Marsy’s Law for Florida is clarifying the intention of new constitutional language providing crime victims’ rights following a news story this week in Ft. Myers. According to WINK News, the Ft. Myers Police Department is declining to release details on a home invasion and is citing Marsy’s Law for Florida as the reason they are withholding this information. Marsy’s Law for Florida states that victims have the right to prevent the public disclosure of any information that could be used to locate or harass them, such as their names. There are no provisions in Marsy’s Law for Florida that prevent the release of details of a case, including general information on where crimes have taken place.
Additionally, according to WINK News, the Ft. Myers Police Department did not release information about the crime until five days after it had taken place. There are also no provisions in Marsy’s Law for Florida that delay the timely release of information about a crime.
“While we appreciate the Ft. Myers Police Department’s efforts to honor crime victims’ rights, withholding details of a case and delaying release of information about a crime is not the intention of Marsy’s Law for Florida. This is an overly extreme interpretation of the law,” said Paul Hawkes, former judge and counsel for Marsy’s Law for Florida. “While crime victims’ rights should never be compromised, and the ability for victims to prevent the release of information that could be used to locate or harass them is critical, law enforcement agencies should continue to provide information that is in the best interest of public safety.”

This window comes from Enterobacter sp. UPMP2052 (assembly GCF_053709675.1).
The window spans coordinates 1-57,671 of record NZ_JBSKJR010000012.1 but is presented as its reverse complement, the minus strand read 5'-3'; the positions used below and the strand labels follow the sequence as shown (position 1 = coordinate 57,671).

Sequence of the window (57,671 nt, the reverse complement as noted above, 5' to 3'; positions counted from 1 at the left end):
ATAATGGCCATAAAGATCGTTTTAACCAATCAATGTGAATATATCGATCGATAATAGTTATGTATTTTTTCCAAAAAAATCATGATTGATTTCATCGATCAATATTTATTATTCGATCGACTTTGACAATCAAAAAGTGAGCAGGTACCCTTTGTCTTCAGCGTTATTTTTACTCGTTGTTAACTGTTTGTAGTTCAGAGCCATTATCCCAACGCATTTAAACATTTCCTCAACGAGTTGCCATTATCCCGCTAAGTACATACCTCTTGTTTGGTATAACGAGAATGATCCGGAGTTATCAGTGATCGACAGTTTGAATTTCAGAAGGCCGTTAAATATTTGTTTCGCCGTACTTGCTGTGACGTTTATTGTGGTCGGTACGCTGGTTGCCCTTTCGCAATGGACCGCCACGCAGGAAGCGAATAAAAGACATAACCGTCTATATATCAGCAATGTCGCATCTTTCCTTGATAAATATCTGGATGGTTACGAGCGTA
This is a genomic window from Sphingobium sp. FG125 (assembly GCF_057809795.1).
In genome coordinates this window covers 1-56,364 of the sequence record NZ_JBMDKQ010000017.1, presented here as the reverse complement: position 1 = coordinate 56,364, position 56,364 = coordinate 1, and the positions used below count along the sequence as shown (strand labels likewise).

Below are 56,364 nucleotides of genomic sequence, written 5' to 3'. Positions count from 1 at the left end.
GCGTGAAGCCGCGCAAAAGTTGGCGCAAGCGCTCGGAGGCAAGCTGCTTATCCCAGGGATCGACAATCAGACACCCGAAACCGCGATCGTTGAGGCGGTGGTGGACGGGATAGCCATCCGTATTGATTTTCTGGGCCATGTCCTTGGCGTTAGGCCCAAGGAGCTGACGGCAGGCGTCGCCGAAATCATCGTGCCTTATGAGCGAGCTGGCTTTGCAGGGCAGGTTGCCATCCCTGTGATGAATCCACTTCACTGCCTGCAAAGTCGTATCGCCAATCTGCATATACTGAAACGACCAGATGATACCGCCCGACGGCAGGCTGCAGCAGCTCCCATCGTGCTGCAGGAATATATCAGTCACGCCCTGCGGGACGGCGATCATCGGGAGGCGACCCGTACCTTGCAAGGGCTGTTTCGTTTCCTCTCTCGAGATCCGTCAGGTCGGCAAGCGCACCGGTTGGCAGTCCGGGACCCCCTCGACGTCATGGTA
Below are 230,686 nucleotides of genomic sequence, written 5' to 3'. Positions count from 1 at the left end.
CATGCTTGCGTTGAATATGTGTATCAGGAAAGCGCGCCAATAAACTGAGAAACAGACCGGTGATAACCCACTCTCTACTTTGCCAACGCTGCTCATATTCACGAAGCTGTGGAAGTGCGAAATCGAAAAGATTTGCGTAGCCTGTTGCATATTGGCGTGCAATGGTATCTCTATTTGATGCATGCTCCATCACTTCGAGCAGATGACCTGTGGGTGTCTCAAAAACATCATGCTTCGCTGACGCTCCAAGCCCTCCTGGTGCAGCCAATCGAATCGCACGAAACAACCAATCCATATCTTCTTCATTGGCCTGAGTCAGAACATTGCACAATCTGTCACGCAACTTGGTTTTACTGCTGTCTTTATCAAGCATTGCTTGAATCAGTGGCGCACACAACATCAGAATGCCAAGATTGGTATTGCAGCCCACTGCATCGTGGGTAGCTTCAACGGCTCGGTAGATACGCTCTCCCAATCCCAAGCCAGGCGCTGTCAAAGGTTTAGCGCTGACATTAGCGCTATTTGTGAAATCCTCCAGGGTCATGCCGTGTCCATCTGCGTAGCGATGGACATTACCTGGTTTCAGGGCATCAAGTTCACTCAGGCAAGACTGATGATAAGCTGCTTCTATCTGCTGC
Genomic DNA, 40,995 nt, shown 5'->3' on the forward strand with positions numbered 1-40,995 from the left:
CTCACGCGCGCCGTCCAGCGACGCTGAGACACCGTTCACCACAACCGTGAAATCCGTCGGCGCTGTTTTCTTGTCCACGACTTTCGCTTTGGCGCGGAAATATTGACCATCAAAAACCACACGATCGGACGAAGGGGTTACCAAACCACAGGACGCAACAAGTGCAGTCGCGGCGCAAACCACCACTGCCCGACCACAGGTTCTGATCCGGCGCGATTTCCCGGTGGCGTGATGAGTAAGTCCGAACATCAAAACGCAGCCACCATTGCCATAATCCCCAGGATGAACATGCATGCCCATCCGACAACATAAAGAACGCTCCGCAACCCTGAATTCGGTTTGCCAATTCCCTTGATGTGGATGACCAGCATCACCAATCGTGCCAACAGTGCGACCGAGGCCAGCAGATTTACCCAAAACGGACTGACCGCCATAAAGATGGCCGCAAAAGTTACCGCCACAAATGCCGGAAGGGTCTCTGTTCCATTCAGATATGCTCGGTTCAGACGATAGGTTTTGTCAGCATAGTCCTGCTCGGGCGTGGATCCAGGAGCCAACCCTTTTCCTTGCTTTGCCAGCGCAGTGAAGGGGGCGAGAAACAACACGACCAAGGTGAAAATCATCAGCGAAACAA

Amendment 6, known as Marsy’s Law for Florida, was passed by Florida voters on November 6, 2018, and was officially enacted on January 8, 2019. It enshrined in the state constitution a specific set of clear, enforceable rights for crime victims. Marsy’s Law for Florida replaced the single, ambiguous sentence related to crime victims’ rights that was placed in the state constitution 30 years prior.
About Marsy’s Law
Marsy’s Law is named after Marsalee “Marsy” Nicholas of California who was stalked and killed by her ex-boyfriend in 1983. Only one week after her death, Marsy’s mother and brother, Henry T. Nicholas, walked into a grocery store where they were confronted by the accused murderer. The family, who had just come from a visit to Marsy’s grave, was unaware that the accused had been released on bail. In an effort to honor his sister, Dr. Nicholas, co-founder of Broadcom Corporation, has made it his mission to give victims and their families constitutional protections and equal rights. He formed Marsy’s Law for All in 2009, providing expertise and resources to victims’ rights organizations nationwide.